I watched how everyone around me dealt with the day and kind of wondered how this all happened. The pampered and spoiled made sure to tell everyone verbally and electronically just how loving/loved they were while those without that privilege smiled politely and complimented them on their good fortune. It was somewhat lopsided. And I realized that generally the loved and happily hooked up can be blissfully unaware of the pain they inflict on the single. It's actually kind of mean. It's yet another one of those market manufactured celebrations that has the capacity to wound and maim. Just like Mother's Day, Halloween, and increasingly Easter.
The romantic connotations of Valentine's Day seem to have come about due to Chaucer's poem celebrating the engagement of a teenage king to his teenage queen to be. All he did was link Valentine's Day with the time of year the birds choose a mate. Which is kind of ridiculous, really. What birds are choosing mates in February? His calendar was totally different from the one we use today, obviously. There was no ode to Saint Valentine. He was simply fixing a setting for a cheesy poem that sounded romantic and wouldn't offend royalty. And some entrepreneurial genius (probably a florist or chocolatier) concocted a story about a Saint Valentine secretly marrying army sweethearts in violation of the mandatory celibacy hundreds of years after the fact. And now we have this huge retail fiasco where men and women rush around trying to find something to prove that they really do love their mate, because somehow if they don't the relationship is cosmically doomed. It's a colossal money grab.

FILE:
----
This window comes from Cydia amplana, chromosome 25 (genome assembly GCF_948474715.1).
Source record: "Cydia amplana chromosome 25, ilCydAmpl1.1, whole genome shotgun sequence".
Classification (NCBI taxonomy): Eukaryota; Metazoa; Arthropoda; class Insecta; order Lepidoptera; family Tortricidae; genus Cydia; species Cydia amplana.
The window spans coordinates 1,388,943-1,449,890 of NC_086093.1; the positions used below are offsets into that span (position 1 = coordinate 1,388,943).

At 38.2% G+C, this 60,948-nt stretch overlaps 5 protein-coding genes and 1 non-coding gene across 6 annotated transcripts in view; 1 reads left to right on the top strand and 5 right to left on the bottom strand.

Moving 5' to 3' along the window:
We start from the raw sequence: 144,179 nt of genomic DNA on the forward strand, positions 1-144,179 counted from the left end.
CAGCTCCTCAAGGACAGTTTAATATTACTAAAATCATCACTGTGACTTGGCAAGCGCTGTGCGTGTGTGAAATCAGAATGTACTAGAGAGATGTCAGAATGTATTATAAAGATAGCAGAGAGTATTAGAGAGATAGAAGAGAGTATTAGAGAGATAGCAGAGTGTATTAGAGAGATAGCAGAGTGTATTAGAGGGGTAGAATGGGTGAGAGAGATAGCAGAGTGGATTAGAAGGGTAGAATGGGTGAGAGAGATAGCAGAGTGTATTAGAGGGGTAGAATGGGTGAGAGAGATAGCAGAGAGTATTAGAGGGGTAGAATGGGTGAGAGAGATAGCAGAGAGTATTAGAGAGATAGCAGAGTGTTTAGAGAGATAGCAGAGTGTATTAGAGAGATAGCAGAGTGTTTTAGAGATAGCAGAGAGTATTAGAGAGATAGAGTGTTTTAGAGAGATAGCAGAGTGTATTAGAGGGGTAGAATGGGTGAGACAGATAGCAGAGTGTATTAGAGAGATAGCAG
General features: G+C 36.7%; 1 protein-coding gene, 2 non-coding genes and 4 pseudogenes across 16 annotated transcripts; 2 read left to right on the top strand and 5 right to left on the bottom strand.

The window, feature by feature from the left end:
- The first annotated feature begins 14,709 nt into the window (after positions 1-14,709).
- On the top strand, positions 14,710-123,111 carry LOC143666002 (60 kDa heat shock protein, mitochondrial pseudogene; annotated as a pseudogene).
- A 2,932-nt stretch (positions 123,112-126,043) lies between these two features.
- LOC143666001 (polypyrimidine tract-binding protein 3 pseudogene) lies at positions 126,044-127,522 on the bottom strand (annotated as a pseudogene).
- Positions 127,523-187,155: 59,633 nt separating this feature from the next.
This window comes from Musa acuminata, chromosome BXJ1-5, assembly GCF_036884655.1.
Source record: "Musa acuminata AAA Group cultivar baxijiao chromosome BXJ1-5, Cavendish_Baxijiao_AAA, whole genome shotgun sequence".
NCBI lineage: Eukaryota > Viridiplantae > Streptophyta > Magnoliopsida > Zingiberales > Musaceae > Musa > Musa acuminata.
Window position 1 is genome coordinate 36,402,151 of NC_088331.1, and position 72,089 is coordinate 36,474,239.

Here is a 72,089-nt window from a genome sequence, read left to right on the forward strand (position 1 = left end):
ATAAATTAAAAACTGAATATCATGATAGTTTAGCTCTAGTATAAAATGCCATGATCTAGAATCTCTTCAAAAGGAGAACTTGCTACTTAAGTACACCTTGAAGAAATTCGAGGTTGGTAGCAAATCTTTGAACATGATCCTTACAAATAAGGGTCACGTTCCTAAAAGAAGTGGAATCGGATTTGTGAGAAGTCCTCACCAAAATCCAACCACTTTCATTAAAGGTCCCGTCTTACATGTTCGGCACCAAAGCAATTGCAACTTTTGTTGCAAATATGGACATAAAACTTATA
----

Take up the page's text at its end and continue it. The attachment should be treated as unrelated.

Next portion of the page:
In 2007 in the United States, Valentine's chocolate accounted for $14.4 billion in shipments from chocolate manufacturers. That's ridiculous. Granted, the Canadian debt is projected at $586 billion this year, but still. With a population of just under 35 million for the entire country this year, that's 400 valentine's chocolates per person in one day. Not likely.
I love my husband. I tell him often and show him every chance I can. I hope he believes that I love him. I don't happen to think obligatory flowers or candy can save a relationship. Sincere gestures of love and affection are never a bad thing, but letting the retail monster dictate relationship skills certainly could cause some long term issues. Love is holding hands - can't buy that one. Love is doing things the other person likes and learning to like it too. Love is taking turns cleaning up nocturnal barfing disasters. It's never a bad thing to remember how much you are loved and want to reciprocate, but I really resent being told via a manufactured occasion that I need to buy this or send that or my loved one will feel cheated and sidelined. It's obnoxious.
And it's kind of funny, really, because I adore chocolate. I could rhapsodize for hours about various chocolates and what's best for what occasion. I should embrace an excuse for chocolate whole-heartedly on the basis of that alone. But I can't. Being told when I should do something just makes me cranky. If it was perhaps Valentine's Week or month I might be able to get past the angst and enjoy it. I suppose I'm just not much of a joiner when it comes to dollar driven holidays. Oh my poor grandchildren. Whatever will they do? Maybe I'll mellow by then. Probably. Maybe I'll be just as gooey as everyone else buying a special something for everyone I can think of. It just bugs me. Enough said.